Jane Green on The Sunshine Sisters

12 June 2017

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Best-selling author Jane Green shares the story of how her own family experience inspired her new book, The Sunshine Sisters.


I have spent my whole life wanting sisters, and a large part of the early years deeply resenting the annoying younger brother I got instead. I was very happy as an only child, and (apparently), had large lungs that were exercised regularly in a bid to win my parents’ attention. Imagine my disgust when another baby came along, who was more peaceful and easy, with whom my parents fell completely in love.
 
He was the golden boy. I was nice to him in front of my parents, then swiped handfuls of his hair when their backs were turned. I was an expert at the subtle wrist burn when no-one was looking. I stopped tormenting him when, as a teenager, he suddenly grew taller than me and fought back.
 
I went away to university, and decided to try liking my little brother. Now, all these years later, he is one of my most favorite people on the planet, and I can’t believe I didn’t see what my parents saw from that first instant. He is clever, and charming, and funny. He and his gorgeous wife make me laugh more than anyone else I know, and my only regret in living in America, is that I don’t get to see them nearly as often as I would like.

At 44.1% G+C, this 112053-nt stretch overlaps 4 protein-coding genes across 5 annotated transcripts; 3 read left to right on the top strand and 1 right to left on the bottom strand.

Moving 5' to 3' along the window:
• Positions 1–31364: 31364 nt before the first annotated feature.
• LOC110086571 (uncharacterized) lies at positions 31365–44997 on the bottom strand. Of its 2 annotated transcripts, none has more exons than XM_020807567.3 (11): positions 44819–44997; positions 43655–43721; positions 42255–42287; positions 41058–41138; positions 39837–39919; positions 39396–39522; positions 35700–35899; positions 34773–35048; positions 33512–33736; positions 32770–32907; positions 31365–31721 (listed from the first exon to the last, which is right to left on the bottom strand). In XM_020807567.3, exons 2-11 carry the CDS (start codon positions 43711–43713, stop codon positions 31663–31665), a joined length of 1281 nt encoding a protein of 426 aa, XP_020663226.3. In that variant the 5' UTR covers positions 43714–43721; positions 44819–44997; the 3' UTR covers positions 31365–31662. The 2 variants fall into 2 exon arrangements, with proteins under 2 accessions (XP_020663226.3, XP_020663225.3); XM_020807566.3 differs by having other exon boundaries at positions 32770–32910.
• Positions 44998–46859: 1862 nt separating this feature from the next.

But I still sometimes think it would have been nice to have sisters. And so, like any good novelist, I created the sisters I wanted. Nell, who comes across as superior but is in fact emotionally closed; Meredith who is running around trying to please everyone, and Lizzy, who is selfish, self-absorbed, hugely talented, and impossible not to love.
 
The Sunshine Sisters and their difficult, narcissistic mother, Ronni Sunshine, swept me away during the writing of this book. The only thing I have yet to do, is send a copy to my brother…

 


The Sunshine Sisters

The Sunshine Sisters

The Sunshine Girls is a moving story of love, loss and family by Sunday Times bestselling author, Jane Green. 

Ronni Sunshine publicly is a glamorous, successful, dramatic Hollywood actress. Privately, she is self-absorbed, angry, and a disinterested, narcissistic mother. Now in her seventies, Ronni has had strange symptoms for a while, but has refused to believe her diagnosis: she has ALS, a degenerative motor neuron disease. There is no cure.

Her three adult daughters – Nell, Meredith, and Lizzy – are largely estranged, both from her, and from each other. All are going through crises of their own. As their mother’s illness draws them together to confront old jealousies and secret fears, they discover that blood might be thicker than water after all . . .

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